When an incoming email arrives, it is first checked against the Bloom filter. If the sender's email address is in the Bloom filter, we can assume that the email is spam and flag it accordingly. This system operates under the assumption that the occasional wrong categorization is acceptable, emphasizing efficiency and speed.

Email Spam List

To provide a better user experience, we should also consider the following cases:

  • A legitimate email is incorrectly marked as spam, and a user wants to allow it.
  • An email is not flagged by the fraud detection system, but a user wants to block it.

To address these cases, a secondary Hash data type can be used to store emails manually categorized by a user. This ensures that these emails bypass the spam filter check in future interactions, reassuring more accurate results. Meanwhile, regular updates and periodic recreations of the Bloom filter are crucial for ensuring its effectiveness and accuracy, keeping it current with new spam sources, and removing outdated entries. This approach effectively manages email spam with minimal database queries, maintaining high system responsiveness.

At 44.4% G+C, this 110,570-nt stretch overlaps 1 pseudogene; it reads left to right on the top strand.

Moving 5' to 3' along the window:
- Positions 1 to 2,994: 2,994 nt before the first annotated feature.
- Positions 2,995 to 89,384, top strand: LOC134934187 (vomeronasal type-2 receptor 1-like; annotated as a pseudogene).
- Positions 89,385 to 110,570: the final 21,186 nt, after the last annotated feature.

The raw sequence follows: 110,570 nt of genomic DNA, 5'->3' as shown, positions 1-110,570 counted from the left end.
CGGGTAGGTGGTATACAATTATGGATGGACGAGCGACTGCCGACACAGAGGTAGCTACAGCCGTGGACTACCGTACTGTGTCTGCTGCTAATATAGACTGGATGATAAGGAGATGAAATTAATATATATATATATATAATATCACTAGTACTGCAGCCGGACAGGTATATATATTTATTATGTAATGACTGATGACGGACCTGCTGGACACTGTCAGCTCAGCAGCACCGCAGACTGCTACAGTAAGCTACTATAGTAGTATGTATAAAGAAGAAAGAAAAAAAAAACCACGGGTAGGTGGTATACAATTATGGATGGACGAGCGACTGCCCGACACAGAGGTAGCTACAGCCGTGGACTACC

Choosing the Capacity and Error Rate

Other than using the BF.ADD or BF.MADD command to create and add elements to a Bloom filter using default settings, Dragonfly also provides the BF.RESERVE command to specify the capacity and false_positive_rate configurations while creating a Bloom filter.

# Create a Bloom filter with:
#  - A false positive rate of 0.0001.
#  - A capacity of 500,000 elements.
dragonfly$> BF.RESERVE my_bloom_filter_configured 0.0001 500000

Selecting the appropriate capacity ensures that the Bloom filter remains effective as the number of elements approaches this limit. If too low a capacity is chosen, the false positive rate may increase significantly. Conversely, setting the false positive rate involves balancing the tolerance for errors against performance needs. A lower false positive rate requires more bits per element and more hash functions, using more memory and processing power. Adjusting these parameters according to your specific needs and constraints helps optimize performance and accuracy.


Dragonfly's native support for Bloom filters empowers developers to handle advanced filtering use cases with memory efficiency. By leveraging Bloom filters, you can significantly reduce the load on your cache and database servers when facing cache penetration attacks or building spam filters. The characteristics of Bloom filters make them a valuable tool for applications where speed and memory are critical and minor inaccuracies are acceptable.

Stay updated on further developments by subscribing to our newsletter below and joining our Discord server. We look forward to seeing the innovative ways you'll use Bloom filters and other features of Dragonfly in your applications!

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Dragonfly is fully compatible with the Redis ecosystem and requires no code changes to implement.